Stanford's Dwight Powell fulfilling promises made to late mother
MEMPHIS -- After years of losses and mediocre seasons and NIT appearances, Stanford squeaked into this NCAA tournament and recorded two upsets in the first week. Here was Cinderella reimagined -- in glasses, with pocket protectors, revenge of the, well, you know.
No one exemplified Stanford's run and potential more than Dwight Powell, a Canadian drawn to soccer and track before he discovered basketball, a post prospect who actually stayed in school four years, a scholar who delayed potential NBA riches to return for a final season and complete both a promise and a degree.
Neither Stanford nor Powell fit the usual Cinderella mold, not like Dayton, their opponent here on Thursday night at FedEx Forum, not like Florida Gulf Coast last year, or so many tournament darlings before that. Stanford plays in the Pac-12, a power conference. Its athletes rank among the league's best students, like Powell, the conference's men's basketball scholar-athlete of the year. Stanford trains in California, for God's sake, its campus replete with sunshine and future Olympians and world leaders.
So it's not exactly a surprise that Stanford ended up here, opposite Dayton, one win from a trip to the Elite 8. What's surprising, to Powell and his teammates, is that it took nearly all of four years for the Cardinal to put together this type of run. In so many ways, it feels like a culmination, and yet in one way, in perhaps the most important way, it feels incomplete.
"I've thought about her often here," Powell said Wednesday, in a quiet moment inside Stanford's temporary locker room. "She would definitely be out here screaming."
She is Jacqueline Weir, Powell's mother, the woman who pushed him into academics, who dropped him at the IMG Academy, who helped him choose Stanford over other options like Harvard and Georgia Tech. This is what she wanted: the degree, the tournament run, all of it.
Powell had no idea how sick his mother was. He knew she had breast cancer, but she reassured him that all would be OK. He left the summer of 2012 for training camp with the Canadian national team, and when he returned to her home, outside of Boston, he learned that the cancer had spread into her liver. She died that September. She was 53.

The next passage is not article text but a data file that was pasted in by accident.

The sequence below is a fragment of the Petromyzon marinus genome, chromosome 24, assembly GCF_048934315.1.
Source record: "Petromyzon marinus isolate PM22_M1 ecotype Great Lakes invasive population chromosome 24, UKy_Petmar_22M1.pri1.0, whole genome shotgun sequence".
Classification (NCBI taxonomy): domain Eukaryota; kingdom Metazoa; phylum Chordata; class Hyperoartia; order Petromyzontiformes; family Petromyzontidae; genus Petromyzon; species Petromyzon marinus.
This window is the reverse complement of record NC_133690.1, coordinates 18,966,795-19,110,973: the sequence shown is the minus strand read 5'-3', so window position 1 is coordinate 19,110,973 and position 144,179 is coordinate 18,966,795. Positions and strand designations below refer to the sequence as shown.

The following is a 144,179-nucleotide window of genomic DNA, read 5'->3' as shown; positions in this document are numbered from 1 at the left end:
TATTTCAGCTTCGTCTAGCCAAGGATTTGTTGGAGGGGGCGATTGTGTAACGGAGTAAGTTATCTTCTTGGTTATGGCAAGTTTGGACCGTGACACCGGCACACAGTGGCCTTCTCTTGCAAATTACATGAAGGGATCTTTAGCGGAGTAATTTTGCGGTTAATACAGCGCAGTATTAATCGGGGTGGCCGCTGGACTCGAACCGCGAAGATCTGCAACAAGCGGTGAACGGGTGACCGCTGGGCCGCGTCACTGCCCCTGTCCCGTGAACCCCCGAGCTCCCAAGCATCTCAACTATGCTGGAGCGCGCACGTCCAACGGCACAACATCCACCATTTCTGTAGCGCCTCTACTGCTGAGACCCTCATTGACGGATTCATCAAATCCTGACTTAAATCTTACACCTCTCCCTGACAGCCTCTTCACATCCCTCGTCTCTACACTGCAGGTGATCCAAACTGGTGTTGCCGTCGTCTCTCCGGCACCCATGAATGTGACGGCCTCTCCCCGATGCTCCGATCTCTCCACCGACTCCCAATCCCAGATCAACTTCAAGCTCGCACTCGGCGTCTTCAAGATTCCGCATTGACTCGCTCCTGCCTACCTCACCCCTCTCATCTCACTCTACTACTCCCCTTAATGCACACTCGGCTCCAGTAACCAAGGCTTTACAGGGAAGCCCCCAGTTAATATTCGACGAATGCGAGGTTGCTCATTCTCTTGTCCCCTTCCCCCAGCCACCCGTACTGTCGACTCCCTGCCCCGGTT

When Powell explains how Stanford ended a five-year NCAA tournament drought this season, how it toppled New Mexico and Kansas last week, he starts with cohesion. He never felt that more than when his mother died and Stanford's coaches and several players traveled to Toronto for the funeral.
Stanford petitioned the NCAA to pay for the trip, and it did, but teammates said they planned to attend regardless. Like Josh Huestis, a forward and fellow senior. His family hosted the Powells one Thanksgiving. He considered Weir part of his own family.
"It was something we all had to do," Huestis said. "He was our brother. I loved his mom."
Huestis met Powell at an All-Star game in Los Angeles. They were roommates before they became teammates. Huestis would learn Powell was funnier than expected -- "the best word I can use to describe Dwight is goofy," he said -- that he performed spot-on impressions of celebrities and conducted entire conversations in a British accent.
Powell arrived at Stanford after a stint with the IMG Academy in Florida. His mother accompanied him on the visit there. She asked a lot of questions. She wanted to know about classes and tutors, the academic end of things.
The program was basically full-time: up at 7 a.m., breakfast, lift weights, practice, shower, lunch, school. There were nutrition sessions, mental conditioning sessions and team-building sessions. Powell blossomed from a 6-foot-6 beanpole into a top-50 national recruit.
That development continued at Stanford, the NIT champions in 2012 -- the best sushi in Iowa, or the college basketball equivalent. Where other universities like Kentucky and Kansas stocked and restocked their rosters with elite freshmen on stopover before they jumped early to the NBA, the Cardinal had no such luxury. They would develop players, or they would look for work.
Last summer, Powell considered entering the NBA draft. The league issued Stanford its usual evaluation, detailing of Powell's prospects, his strengths and weaknesses and where he might be drafted.
Powell declined to look at it. He had promised his mother he would obtain a degree in Science, Technology and Society (he is currently on track). He would overcome the knocks on his game (soft inside, injury prone). He would lead Stanford to the NCAA tournament for the first time under Coach Johnny Dawkins, whose office chair felt more like an oven in recent months.
"This is what Dwight's mother wanted," said Dan Barto, the head skills trainer for IMG's basketball program. "Everything that has happened is their plan. He's executing it."
Powell averages 13.9 points and 6.8 rebounds per game and shoots 45.7 percent from the field. He made the all-Pac-12 first team for the second time. He stands 6-feet, 10-inches and yet leads Stanford in assists (110) and steals (45).
What Stanford needed most from Powell was assertiveness, and to that end, in this tournament, he has delivered. "He's incredibly conscientious," Stanford assistant Tim O'Toole said. "He's cerebral. He's an unbelievable team player -- and sometimes to a fault. I always tell NBA scouts: There's not a lot of big guys who can guard Kevin Durant on the perimeter. He can. That's how he's built."
Built Mom Tough. That's Powell, Cinderella reimagined, not exactly an underdog but a surprise NCAA tournament contender nonetheless. If it took four years to arrive here, he noted in that impeccable Stanford logic, at least it did not take five. Mom would be so proud.